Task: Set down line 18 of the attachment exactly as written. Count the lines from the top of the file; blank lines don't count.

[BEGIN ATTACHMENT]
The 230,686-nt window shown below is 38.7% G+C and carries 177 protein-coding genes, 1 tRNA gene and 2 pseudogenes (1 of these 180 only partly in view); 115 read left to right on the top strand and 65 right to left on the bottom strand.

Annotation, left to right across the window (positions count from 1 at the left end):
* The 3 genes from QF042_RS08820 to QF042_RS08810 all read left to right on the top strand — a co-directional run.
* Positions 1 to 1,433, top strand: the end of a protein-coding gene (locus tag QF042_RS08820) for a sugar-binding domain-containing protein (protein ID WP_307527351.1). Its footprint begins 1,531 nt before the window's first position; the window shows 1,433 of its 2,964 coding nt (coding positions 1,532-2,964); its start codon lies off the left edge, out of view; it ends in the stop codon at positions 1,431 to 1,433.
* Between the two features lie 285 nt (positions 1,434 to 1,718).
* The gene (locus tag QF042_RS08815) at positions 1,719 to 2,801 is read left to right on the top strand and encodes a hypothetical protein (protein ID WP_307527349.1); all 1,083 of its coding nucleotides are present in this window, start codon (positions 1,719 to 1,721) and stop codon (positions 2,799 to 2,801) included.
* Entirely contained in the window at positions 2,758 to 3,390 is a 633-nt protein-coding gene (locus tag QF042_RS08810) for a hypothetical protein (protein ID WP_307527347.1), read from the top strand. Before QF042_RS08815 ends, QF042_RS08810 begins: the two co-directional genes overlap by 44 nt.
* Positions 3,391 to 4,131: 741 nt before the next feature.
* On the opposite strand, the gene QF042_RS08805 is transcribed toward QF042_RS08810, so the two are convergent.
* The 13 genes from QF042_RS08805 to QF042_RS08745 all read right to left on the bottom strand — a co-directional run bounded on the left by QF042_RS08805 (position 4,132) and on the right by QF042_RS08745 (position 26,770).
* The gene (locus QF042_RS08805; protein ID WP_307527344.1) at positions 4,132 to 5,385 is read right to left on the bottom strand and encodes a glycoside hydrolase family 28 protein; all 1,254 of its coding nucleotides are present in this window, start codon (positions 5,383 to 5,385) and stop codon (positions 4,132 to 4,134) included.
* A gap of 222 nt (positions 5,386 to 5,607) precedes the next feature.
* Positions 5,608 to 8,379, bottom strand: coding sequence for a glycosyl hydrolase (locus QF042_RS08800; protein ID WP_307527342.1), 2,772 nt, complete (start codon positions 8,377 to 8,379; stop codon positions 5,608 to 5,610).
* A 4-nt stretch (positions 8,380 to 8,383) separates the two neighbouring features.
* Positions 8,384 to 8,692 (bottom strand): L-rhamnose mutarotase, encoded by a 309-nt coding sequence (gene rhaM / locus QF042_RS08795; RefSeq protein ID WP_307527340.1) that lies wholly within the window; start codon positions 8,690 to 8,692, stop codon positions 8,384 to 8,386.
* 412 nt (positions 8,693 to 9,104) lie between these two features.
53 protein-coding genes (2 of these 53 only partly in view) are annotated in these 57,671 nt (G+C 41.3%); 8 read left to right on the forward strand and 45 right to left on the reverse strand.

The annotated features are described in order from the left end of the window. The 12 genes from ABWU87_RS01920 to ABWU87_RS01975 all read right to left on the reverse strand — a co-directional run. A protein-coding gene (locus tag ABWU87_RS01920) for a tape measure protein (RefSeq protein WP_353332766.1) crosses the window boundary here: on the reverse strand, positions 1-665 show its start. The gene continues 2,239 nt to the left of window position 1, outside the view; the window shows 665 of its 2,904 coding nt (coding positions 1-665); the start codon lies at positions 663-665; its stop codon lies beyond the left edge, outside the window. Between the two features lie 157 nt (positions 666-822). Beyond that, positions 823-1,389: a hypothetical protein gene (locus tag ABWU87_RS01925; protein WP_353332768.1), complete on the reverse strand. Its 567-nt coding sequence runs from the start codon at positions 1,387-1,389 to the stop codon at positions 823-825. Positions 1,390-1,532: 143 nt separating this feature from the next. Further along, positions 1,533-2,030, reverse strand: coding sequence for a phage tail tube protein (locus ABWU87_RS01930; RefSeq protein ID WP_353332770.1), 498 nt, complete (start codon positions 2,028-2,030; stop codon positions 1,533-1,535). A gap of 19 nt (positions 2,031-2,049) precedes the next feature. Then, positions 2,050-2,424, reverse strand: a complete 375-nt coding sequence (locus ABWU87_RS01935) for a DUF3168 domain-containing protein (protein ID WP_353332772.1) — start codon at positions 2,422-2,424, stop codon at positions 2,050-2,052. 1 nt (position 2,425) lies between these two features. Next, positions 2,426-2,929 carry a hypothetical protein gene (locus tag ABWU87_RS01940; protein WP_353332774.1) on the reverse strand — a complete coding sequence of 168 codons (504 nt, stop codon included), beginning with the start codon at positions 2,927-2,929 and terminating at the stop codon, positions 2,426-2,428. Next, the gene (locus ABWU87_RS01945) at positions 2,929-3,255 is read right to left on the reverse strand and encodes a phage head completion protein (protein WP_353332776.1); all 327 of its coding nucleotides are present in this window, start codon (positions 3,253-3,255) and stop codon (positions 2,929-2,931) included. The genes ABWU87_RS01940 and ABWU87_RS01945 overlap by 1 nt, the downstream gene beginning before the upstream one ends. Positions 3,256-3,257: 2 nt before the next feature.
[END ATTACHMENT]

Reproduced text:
The annotated features are described in order from the left end of the window. The 12 genes from ABWU87_RS01920 to ABWU87_RS01975 all read right to left on the reverse strand — a co-directional run. A protein-coding gene (locus tag ABWU87_RS01920) for a tape measure protein (RefSeq protein WP_353332766.1) crosses the window boundary here: on the reverse strand, positions 1-665 show its start. The gene continues 2,239 nt to the left of window position 1, outside the view; the window shows 665 of its 2,904 coding nt (coding positions 1-665); the start codon lies at positions 663-665; its stop codon lies beyond the left edge, outside the window. Between the two features lie 157 nt (positions 666-822). Beyond that, positions 823-1,389: a hypothetical protein gene (locus tag ABWU87_RS01925; protein WP_353332768.1), complete on the reverse strand. Its 567-nt coding sequence runs from the start codon at positions 1,387-1,389 to the stop codon at positions 823-825. Positions 1,390-1,532: 143 nt separating this feature from the next. Further along, positions 1,533-2,030, reverse strand: coding sequence for a phage tail tube protein (locus ABWU87_RS01930; RefSeq protein ID WP_353332770.1), 498 nt, complete (start codon positions 2,028-2,030; stop codon positions 1,533-1,535). A gap of 19 nt (positions 2,031-2,049) precedes the next feature. Then, positions 2,050-2,424, reverse strand: a complete 375-nt coding sequence (locus ABWU87_RS01935) for a DUF3168 domain-containing protein (protein ID WP_353332772.1) — start codon at positions 2,422-2,424, stop codon at positions 2,050-2,052. 1 nt (position 2,425) lies between these two features. Next, positions 2,426-2,929 carry a hypothetical protein gene (locus tag ABWU87_RS01940; protein WP_353332774.1) on the reverse strand — a complete coding sequence of 168 codons (504 nt, stop codon included), beginning with the start codon at positions 2,927-2,929 and terminating at the stop codon, positions 2,426-2,428. Next, the gene (locus ABWU87_RS01945) at positions 2,929-3,255 is read right to left on the reverse strand and encodes a phage head completion protein (protein WP_353332776.1); all 327 of its coding nucleotides are present in this window, start codon (positions 3,253-3,255) and stop codon (positions 2,929-2,931) included. The genes ABWU87_RS01940 and ABWU87_RS01945 overlap by 1 nt, the downstream gene beginning before the upstream one ends. Positions 3,256-3,257: 2 nt before the next feature.